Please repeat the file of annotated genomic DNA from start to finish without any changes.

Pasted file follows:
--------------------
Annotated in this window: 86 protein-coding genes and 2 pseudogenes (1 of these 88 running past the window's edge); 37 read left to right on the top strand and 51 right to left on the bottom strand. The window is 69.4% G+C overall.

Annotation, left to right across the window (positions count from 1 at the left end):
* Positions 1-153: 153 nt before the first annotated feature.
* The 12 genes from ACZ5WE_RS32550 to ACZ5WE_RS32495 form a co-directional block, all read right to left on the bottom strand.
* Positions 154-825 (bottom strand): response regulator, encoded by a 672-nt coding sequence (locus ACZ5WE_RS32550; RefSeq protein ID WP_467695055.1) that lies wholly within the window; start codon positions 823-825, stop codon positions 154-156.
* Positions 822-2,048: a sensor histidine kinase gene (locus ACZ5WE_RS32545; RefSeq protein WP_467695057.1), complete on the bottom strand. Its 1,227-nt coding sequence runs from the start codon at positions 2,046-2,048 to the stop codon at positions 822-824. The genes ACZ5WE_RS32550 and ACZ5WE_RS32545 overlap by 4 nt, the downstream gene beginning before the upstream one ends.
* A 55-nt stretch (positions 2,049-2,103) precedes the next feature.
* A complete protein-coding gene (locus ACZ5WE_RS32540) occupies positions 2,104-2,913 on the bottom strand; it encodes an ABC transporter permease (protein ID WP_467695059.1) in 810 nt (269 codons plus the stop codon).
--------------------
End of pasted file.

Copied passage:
Annotated in this window: 86 protein-coding genes and 2 pseudogenes (1 of these 88 running past the window's edge); 37 read left to right on the top strand and 51 right to left on the bottom strand. The window is 69.4% G+C overall.

Annotation, left to right across the window (positions count from 1 at the left end):
* Positions 1-153: 153 nt before the first annotated feature.
* The 12 genes from ACZ5WE_RS32550 to ACZ5WE_RS32495 form a co-directional block, all read right to left on the bottom strand.
* Positions 154-825 (bottom strand): response regulator, encoded by a 672-nt coding sequence (locus ACZ5WE_RS32550; RefSeq protein ID WP_467695055.1) that lies wholly within the window; start codon positions 823-825, stop codon positions 154-156.
* Positions 822-2,048: a sensor histidine kinase gene (locus ACZ5WE_RS32545; RefSeq protein WP_467695057.1), complete on the bottom strand. Its 1,227-nt coding sequence runs from the start codon at positions 2,046-2,048 to the stop codon at positions 822-824. The genes ACZ5WE_RS32550 and ACZ5WE_RS32545 overlap by 4 nt, the downstream gene beginning before the upstream one ends.
* A 55-nt stretch (positions 2,049-2,103) precedes the next feature.
* A complete protein-coding gene (locus ACZ5WE_RS32540) occupies positions 2,104-2,913 on the bottom strand; it encodes an ABC transporter permease (protein ID WP_467695059.1) in 810 nt (269 codons plus the stop codon).